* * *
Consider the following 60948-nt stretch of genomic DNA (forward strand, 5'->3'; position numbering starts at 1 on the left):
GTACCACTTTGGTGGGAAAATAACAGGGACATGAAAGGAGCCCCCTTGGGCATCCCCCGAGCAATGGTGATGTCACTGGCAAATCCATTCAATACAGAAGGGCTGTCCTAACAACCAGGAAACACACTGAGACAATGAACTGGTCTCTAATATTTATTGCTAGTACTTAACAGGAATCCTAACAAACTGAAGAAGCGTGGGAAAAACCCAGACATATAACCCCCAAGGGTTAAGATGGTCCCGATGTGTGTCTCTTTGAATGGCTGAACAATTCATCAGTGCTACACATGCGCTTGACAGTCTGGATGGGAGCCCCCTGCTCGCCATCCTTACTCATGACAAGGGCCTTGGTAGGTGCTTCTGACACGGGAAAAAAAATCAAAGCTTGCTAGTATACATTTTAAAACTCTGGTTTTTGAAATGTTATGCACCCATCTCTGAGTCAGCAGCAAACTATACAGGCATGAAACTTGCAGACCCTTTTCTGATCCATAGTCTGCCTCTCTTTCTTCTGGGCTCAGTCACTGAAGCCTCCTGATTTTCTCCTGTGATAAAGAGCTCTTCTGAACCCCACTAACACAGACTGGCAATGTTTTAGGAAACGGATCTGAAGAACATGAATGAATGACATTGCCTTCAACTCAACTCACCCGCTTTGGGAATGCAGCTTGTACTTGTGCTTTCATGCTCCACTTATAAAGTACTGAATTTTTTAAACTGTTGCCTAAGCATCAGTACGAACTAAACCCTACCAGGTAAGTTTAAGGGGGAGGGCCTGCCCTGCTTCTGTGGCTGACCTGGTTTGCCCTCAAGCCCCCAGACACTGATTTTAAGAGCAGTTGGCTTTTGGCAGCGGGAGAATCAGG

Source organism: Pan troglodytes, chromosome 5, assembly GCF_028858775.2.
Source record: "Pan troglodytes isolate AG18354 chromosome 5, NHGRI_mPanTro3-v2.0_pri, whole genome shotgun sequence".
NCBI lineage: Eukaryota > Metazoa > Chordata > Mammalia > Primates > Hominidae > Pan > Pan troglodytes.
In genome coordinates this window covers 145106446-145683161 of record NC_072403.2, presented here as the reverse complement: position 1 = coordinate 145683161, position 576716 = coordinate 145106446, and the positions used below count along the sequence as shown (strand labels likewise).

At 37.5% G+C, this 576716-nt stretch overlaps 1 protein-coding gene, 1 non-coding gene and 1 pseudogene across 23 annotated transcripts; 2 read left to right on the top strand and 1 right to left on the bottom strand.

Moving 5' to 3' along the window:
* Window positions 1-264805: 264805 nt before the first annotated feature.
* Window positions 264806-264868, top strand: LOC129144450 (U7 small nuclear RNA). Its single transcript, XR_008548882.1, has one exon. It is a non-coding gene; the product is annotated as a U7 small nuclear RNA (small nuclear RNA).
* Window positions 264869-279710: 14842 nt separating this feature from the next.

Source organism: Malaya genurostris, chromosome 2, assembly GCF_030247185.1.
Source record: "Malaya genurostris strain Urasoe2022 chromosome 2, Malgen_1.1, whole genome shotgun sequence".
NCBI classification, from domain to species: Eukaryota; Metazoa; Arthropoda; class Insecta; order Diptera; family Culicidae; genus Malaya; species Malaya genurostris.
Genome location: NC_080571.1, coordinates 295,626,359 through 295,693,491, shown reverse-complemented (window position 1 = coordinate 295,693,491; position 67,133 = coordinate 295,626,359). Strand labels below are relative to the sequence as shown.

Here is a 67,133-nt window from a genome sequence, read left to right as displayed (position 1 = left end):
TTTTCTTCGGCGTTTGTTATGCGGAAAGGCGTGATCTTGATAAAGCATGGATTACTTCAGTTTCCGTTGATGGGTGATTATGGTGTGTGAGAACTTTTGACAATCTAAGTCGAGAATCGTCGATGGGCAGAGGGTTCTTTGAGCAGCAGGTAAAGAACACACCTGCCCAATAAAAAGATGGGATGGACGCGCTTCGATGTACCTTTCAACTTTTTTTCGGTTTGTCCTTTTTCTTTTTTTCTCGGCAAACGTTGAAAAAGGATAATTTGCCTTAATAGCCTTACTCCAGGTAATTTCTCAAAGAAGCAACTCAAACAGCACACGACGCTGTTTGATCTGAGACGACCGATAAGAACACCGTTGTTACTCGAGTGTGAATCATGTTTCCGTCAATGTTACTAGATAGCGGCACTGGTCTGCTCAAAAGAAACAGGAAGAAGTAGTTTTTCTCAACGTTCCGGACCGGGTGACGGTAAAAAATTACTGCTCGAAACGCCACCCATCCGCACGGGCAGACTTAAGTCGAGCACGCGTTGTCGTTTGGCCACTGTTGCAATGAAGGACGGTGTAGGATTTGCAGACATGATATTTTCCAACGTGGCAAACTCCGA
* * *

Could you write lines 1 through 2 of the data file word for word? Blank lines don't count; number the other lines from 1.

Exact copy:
Consider the following 60948-nt stretch of genomic DNA (forward strand, 5'->3'; position numbering starts at 1 on the left):
GTACCACTTTGGTGGGAAAATAACAGGGACATGAAAGGAGCCCCCTTGGGCATCCCCCGAGCAATGGTGATGTCACTGGCAAATCCATTCAATACAGAAGGGCTGTCCTAACAACCAGGAAACACACTGAGACAATGAACTGGTCTCTAATATTTATTGCTAGTACTTAACAGGAATCCTAACAAACTGAAGAAGCGTGGGAAAAACCCAGACATATAACCCCCAAGGGTTAAGATGGTCCCGATGTGTGTCTCTTTGAATGGCTGAACAATTCATCAGTGCTACACATGCGCTTGACAGTCTGGATGGGAGCCCCCTGCTCGCCATCCTTACTCATGACAAGGGCCTTGGTAGGTGCTTCTGACACGGGAAAAAAAATCAAAGCTTGCTAGTATACATTTTAAAACTCTGGTTTTTGAAATGTTATGCACCCATCTCTGAGTCAGCAGCAAACTATACAGGCATGAAACTTGCAGACCCTTTTCTGATCCATAGTCTGCCTCTCTTTCTTCTGGGCTCAGTCACTGAAGCCTCCTGATTTTCTCCTGTGATAAAGAGCTCTTCTGAACCCCACTAACACAGACTGGCAATGTTTTAGGAAACGGATCTGAAGAACATGAATGAATGACATTGCCTTCAACTCAACTCACCCGCTTTGGGAATGCAGCTTGTACTTGTGCTTTCATGCTCCACTTATAAAGTACTGAATTTTTTAAACTGTTGCCTAAGCATCAGTACGAACTAAACCCTACCAGGTAAGTTTAAGGGGGAGGGCCTGCCCTGCTTCTGTGGCTGACCTGGTTTGCCCTCAAGCCCCCAGACACTGATTTTAAGAGCAGTTGGCTTTTGGCAGCGGGAGAATCAGG